Avian Imagery in the Tajik Jewelry

The collection of the Museum of Ethnography at the Tajikistan Academy of Sciences includes a pair of earrings with a remarkable design. A small figure of a bird is soldered onto the lower edge of the hoop (plumage is carved in the shape of small squares, the bottom of the hoop is thickened, under the bird figure three granulated cylinders are centered between two pendant loops; under the cylinders there are three loops of seven pendants hanging on chains. The entire construction ends in a wrought sheet in the shape of a heart edged with niello, a trefoil motive is in the center; Weight 23 gr., length 9 cm.)

These earrings are not very common in Tajikistan; however, a similar pair of earrings was found in the Kalayhumsky region. According to the owner, the earrings were brought from Afghanistan, although the niello (blackened) ornament, chains, the shape of the earrings and the overall composition remind us of articles made by the Kyrgyz, Kazakh and Caucasian jewelers found in the museum collection. In Z. Jalil's book "Iranian Women's Jewelry from the Ancient times to the Present" (Tehran, 1969), we find descriptions of last century's earrings that depict a pair of birds. In one case, they are described as Turkmen.

Among the Kazakh jewelry, we see not only similar niello ornaments, but also the specific shape of pendants.

The earrings in question are very similar to a pair made in Dagestan – these differ only in the shape of the pendants. As noted by E. Kilchevskaya in her paper "The Silver of Dagestan," the top part of these earrings was made in the 18th century, while the pendants were fashioned much later, in the 20th (Decorative Arts, 1980 # 9, pp.48-49).

Bird figurines were usually done in low relief and, decorated with niello and additional engraving. In the older items of the 18th – early 20th centuries, birds were often fashioned by using filigree and granulation techniques, which made them look larger, more three-dimensional that when niello technique was used.


Other earlier analogies can be traced in the jewelry designed in Moravia in the 10th century, for example, a pendant from the Old Korim (see picture). Here, the central image is not of a bird, but another character, however, in terms of composition, there is much in common – essentially, it is the same pendant.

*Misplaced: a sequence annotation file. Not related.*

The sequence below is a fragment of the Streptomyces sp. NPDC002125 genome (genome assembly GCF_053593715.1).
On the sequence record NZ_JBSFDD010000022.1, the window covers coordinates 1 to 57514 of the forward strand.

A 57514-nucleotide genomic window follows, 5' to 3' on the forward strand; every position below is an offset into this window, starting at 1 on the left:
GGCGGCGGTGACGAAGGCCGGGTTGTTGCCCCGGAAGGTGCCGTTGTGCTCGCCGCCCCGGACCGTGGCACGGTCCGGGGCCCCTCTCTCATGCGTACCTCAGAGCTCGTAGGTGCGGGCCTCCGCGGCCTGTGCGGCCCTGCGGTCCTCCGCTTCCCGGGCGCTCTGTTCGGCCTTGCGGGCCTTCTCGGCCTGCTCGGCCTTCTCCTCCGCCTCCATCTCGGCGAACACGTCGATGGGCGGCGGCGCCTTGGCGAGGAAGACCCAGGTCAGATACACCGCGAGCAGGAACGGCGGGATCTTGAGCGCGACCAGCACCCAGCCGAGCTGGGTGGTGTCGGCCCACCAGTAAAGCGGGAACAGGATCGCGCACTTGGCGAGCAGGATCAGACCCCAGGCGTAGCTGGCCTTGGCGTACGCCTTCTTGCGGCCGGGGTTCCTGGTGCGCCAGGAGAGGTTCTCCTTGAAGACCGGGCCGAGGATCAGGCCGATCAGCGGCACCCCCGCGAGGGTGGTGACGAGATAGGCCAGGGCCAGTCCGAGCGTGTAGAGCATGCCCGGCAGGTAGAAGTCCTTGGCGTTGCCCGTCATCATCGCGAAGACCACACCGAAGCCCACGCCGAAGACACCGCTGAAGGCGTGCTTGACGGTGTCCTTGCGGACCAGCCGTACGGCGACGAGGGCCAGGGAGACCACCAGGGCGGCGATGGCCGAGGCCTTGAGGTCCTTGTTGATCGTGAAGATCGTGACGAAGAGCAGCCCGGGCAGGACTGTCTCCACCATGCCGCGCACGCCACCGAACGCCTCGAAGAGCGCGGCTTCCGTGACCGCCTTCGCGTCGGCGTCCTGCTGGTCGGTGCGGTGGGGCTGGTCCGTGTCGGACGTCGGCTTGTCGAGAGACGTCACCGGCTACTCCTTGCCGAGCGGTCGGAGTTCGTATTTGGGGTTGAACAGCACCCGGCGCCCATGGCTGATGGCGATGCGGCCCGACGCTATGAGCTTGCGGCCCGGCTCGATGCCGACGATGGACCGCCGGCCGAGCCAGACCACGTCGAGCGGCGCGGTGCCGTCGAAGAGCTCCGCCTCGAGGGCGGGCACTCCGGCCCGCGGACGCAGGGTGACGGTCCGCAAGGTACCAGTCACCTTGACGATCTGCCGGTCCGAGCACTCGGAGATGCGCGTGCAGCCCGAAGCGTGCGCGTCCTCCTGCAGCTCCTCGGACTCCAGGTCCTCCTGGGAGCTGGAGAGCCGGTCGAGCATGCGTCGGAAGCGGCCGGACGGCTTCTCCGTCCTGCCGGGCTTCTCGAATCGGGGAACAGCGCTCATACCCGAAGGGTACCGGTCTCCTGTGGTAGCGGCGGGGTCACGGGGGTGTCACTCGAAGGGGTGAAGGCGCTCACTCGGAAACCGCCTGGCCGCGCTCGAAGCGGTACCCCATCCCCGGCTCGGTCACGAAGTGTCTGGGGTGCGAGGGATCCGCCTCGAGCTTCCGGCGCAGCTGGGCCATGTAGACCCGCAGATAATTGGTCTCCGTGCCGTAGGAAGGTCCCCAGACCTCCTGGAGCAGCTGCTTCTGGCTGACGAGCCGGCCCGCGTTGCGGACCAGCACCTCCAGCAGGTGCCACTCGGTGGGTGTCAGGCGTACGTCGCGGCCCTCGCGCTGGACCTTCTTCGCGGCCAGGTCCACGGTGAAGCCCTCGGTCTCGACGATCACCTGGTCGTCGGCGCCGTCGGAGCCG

These analogies serve as witnesses to the existence of not only cultural and trade relations, but also of similar beliefs and rituals of peoples from distant regions. Thus, zoomorphic or avian images are fairly ancient motifs, associated with the embodiment of certain species of birds laden with symbolism. It is possible that the earrings from the Ethnography Museum of Tajikistan portray a falcon or a pheasant. These birds are found in the jewelry of medieval Khorezm in the 9-11th centuries, during the so-called afrigido-samanid culture (S. Tolstov, Ancient Khorezm) and in the Iranian earrings (Jalil Z. ..). Pheasant, peacock or rooster symbolized solar deities, and were considered the embodiment of fertility. The number of pendants sued for the earrings has also been linked with a certain symbolism – the sacred number seven, through which the idea of the universe and the permanent symbol of the Tree of the Universe were expressed (Myths of the World, v. II, M., 1982, p.629). Other sacred examples are seven days of the week, seven stars of the Big Dipper, seven beams in the architecture, etc.


As a representative of the upper world, the bird is placed over the pendant chains, symbolizing water, blessed rain that facilitates vegetation. Thus, one of Avesta hymns refers to the sacred tree, in which the seeds of all the plants of the world are collected. Some of the birds sitting on tree scrape the branches, while others collect falling seeds and carry them to heaven, where they fall onto earth with the rain and grow new plants (see Myths…).

In spite of the inexpensive metal from which they are made, the earrings’ proportions, their harmonious structure, and their evocative lines and shape, put this pair of earrings from the Museum of Ethnography in the same class with items designed by high-end jewelers in the late 18th- early 20th century.


From the ethnographical point of view, we can assume that earrings with that type of symbolic design could be worn by a young married woman, as was noted in Kalayhumsky region in 1987.

Thus, despite the fact that this is not a very common type of earrings for Tajikistan, the mere fact of their existence brings up interesting aspects of material culture and art of the peoples of Tajikistan.


COPYRIGHT 2009 Elena Neva, All rights reserved.
No portion of this article nor the accompanying illustrations can or may be reproduced without the express written permission from the copyright holder.





 
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  • 24-2-2009

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